LIVE: Deference @ The Hairy Dog, Derby

By Mark Johnson

Off the back of their impressive debut EP ‘False Awakening’, Southampton’s Deference set out on a UK tour to support the release and it hasn’t been without its difficulties so far. The previous night’s show in Worthing was cancelled for reasons outside the band’s control and tonight’s show in Derby, scheduled to be at The Sitwell Tavern, was cancelled at late notice by the promoter. Determined to play a show somewhere tonight, Deference contacted local venues and managed to get themselves a slot on an entirely different gig at The Hairy Dog, thus ensuring that the show could go on.

If the band were feeling disheartened or irritated by the events of the past few days they certainly didn’t let it show on stage. Despite looking out at a mediocre-sized crowd, all sat down along the far walls of the venue, the band put so much enthusiasm into their set that you’d think the room was packed shoulder to shoulder with adoring fans.

This gatecrashed show is made up of easy-listening alt-rock bands with jangly guitars and toe-tapping rhythms, prompting front man Rob Lea to warn the unsuspecting crowd that what they’re about to hear may be a little heavier than the other bands, but asks that they “try to enjoy it”. It only takes the opening minute of the band’s set for the five members to have covered as much floorspace on the stage as the previous bands had through their entire sets. Full of energy and enthusiasm, they race through tracks from ‘False Awakening’, demonstrating plenty of charisma on stage, despite a complete lack of it on the floor.

Vocally, Lea and guitarist Matt Dennison do a superb job; whether it’s Lea’s throat-shredding screams or Dennison’s melodious crooning, everything is recreated perfectly from the record to the stage. The musicians of the band are extremely tight, particularly on ‘False Awakening’, the title track and crowning glory of the recently released EP, which rounds off the evening’s set in true style, packing the heaviest riffs and the most impressive vocal melodies.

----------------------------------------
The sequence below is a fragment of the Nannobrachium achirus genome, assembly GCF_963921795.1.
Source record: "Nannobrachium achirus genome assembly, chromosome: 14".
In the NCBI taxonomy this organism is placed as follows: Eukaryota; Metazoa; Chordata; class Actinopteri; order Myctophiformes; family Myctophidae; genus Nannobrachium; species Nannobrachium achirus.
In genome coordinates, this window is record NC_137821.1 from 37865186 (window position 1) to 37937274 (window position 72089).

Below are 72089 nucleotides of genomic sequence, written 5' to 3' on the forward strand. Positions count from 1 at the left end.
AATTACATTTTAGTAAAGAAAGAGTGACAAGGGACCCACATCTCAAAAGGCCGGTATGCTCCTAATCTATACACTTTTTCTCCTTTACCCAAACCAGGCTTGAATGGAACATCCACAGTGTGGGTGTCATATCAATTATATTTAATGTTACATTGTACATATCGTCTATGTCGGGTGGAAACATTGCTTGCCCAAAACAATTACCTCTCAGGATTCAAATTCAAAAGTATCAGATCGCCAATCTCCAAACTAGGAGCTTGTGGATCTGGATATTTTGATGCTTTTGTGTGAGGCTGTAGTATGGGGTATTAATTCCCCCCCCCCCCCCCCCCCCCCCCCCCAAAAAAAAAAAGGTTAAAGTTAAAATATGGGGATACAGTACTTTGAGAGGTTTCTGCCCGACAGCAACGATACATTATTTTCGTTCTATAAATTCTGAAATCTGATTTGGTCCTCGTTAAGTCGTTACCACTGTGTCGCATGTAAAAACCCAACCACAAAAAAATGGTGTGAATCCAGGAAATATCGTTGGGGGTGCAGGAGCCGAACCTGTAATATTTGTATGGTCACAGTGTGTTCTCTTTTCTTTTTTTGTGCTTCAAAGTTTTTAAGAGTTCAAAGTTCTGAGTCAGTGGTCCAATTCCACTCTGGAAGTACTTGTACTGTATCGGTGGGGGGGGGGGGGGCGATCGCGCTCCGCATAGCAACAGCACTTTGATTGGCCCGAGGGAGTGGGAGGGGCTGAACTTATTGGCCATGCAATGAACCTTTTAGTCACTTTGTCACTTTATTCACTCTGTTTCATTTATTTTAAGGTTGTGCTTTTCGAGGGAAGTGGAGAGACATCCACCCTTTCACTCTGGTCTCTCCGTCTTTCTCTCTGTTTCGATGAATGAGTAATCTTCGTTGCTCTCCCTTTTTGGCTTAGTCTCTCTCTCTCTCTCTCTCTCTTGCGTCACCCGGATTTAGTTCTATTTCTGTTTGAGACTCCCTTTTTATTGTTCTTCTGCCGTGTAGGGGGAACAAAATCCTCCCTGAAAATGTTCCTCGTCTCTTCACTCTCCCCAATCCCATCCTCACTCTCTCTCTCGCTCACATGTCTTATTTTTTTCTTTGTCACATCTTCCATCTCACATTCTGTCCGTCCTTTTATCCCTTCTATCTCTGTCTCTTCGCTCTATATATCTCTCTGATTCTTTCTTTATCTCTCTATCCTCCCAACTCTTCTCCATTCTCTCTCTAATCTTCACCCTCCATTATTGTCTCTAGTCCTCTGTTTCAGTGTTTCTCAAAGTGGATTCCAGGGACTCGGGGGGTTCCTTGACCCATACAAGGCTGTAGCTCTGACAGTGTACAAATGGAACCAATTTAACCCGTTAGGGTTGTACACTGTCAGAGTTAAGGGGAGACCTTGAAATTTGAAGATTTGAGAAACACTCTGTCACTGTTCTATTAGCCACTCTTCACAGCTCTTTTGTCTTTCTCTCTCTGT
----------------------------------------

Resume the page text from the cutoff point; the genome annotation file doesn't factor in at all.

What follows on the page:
The misfortunes of the last few days manage to plague the band on stage as well, Mike Hill losing his bass drum half way through the set, but Lea calmly diagnoses the problem and plugs in some lose wires mid-way through a verse section. The backing track also goes missing towards the last couple of tracks but again, in the spirit of letting the show go on, the band ignore the problem and carry on regardless.

It’s difficult to perform to a room that expects and appreciates an entirely different style of music, but whether you’re a fan of their style or not, Deference exude so much quality that it’s difficult to not appreciate their talent. During the second half of the set, Lea calls forward those still sitting on chairs to come to the front and though reluctant at first, those that oblige loosen up and get into it. Some are even seen purchasing EPs at the merch desk afterwards, proving that the right attitude and determination to always play your best no matter the circumstances, can yield unexpected benefits.

Deference haven’t had the best luck on this tour but they’ve shown a lot of character, in addition to their obvious talent. Their tenacity in finding alternative arrangements for tonight’s show and the energy they put into the set despite a largely empty room speaks volumes that almost rivals the impact of their metalcore coming through the speakers. This character is an important quality for a touring band and this alone will endear fans to them, as well as their excellent music, skill and potential.

With an excellent EP to their name and a highly entertaining live show to accompany it, Deference are starting to build some real momentum. The wait for a first full-length will begin after this tour and we’ll certainly be waiting in anticipation to hear what this talented quintet come up with next.